Sometime thereafter, on one occasion on the way back from recreation, Plaintiff stopped Nurse Michelle while she was on pill-call duty and asked her for some bandaids or some type of treatment for his hip but was told to go to his cell.

Plaintiff reports filing several more grievances and grievance appeals hoping to get medical treatment and help from the jailer to no avail. He states that he was told by Captain Lewis that his medical problems were not serious and that as long as he was walking on his own two feet, it was not an emergency. Plaintiff reports appealing the grievances but that Jailer Blue "agreed with what was going on."

Plaintiff reports that this denial of medical treatment lasted for several weeks, during which time he had to take care of himself with help from other inmates who gave him bandaids and sterilized pads. Weeks later, Plaintiff got another cyst on the left side of his hip. When he told officers about it, they gave him a sick-call sheet. That same day, Plaintiff was examined by an unnamed nurse. He was removed from his work-cell pod and placed in the segregation unit, where he stayed for ten days during which time he was given pills. After release from segregation, he went back to work, and two-weeks later, he was transferred to another facility. Plaintiff reports that he still has scars and emotional distress from this incident.

As relief, Plaintiff seeks $1.2 million in damages.


Because Plaintiff is a prisoner seeking relief against governmental entities, officers, and/or employees, this Court must review the instant action under 28 U.S.C. § 1915A. Under § 1915A, the trial court must review the complaint and dismiss the complaint, or any portion of the complaint, if the court determines that it is frivolous or malicious, fails to state a claim upon which relief may be granted, or seeks monetary relief from a defendant who is immune from such relief. See § 1915A(b)(1), (2); McGore, 114 F.3d at 604.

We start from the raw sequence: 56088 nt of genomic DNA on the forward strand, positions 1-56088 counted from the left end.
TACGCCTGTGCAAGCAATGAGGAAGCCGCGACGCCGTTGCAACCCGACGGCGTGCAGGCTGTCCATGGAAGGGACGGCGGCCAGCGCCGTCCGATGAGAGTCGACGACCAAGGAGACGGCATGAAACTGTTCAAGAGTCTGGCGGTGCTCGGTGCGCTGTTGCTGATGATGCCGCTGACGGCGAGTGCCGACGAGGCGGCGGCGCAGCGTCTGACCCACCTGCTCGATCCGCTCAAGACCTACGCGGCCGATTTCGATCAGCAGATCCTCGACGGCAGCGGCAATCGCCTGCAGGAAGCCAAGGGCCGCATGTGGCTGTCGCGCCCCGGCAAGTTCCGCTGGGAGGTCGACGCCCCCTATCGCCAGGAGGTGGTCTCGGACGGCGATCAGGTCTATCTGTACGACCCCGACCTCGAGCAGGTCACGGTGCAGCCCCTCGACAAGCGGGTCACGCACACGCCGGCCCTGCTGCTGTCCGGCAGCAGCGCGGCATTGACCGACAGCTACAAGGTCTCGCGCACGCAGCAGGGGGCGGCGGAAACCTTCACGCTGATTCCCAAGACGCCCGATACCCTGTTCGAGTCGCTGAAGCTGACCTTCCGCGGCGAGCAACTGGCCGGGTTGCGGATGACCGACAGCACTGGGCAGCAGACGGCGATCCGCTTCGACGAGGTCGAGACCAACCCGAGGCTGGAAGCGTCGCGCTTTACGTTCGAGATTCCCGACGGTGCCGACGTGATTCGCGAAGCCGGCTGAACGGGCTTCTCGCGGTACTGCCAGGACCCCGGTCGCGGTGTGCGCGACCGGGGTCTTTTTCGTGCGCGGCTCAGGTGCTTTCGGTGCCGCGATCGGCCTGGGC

A claim is legally frivolous when it lacks an arguable basis either in law or in fact. Neitzke v. Williams, 490 U.S. 319, 325 (1989). The trial court may, therefore, dismiss a claim as frivolous where it is based on an indisputably meritless legal theory or where the factual contentions are clearly baseless. Id. at 327. In order to survive dismissal for failure to state a claim, "a complaint must contain sufficient factual matter, accepted as true, to 'state a claim to relief that is plausible on its face.'" Ashcroft v. Iqbal, 556 U.S. 662, 678 (2009) (quoting Bell Atl. Corp. v. Twombly, 550 U.S. 544, 570 (2007)). "A claim has facial plausibility when the plaintiff pleads factual content that allows the court to draw the reasonable inference that the defendant is liable for the misconduct alleged." Id. (citing Twombly, 550 U.S. at 556). "[A] district court must (1) view the complaint in the light most favorable to the plaintiff and (2) take all well-pleaded factual allegations as true." Tackett v. M & G Polymers, USA, LLC, 561 F.3d 478, 488 (6th Cir. 2009) (citing Gunasekera v. Irwin, 551 F.3d 461, 466 (6th Cir. 2009) (citations omitted)). "But the district court need not accept a 'bare assertion of legal conclusions.'" Tackett, 561 F.3d at 488 (quoting Columbia Natural Res., Inc. v. Tatum, 58 ...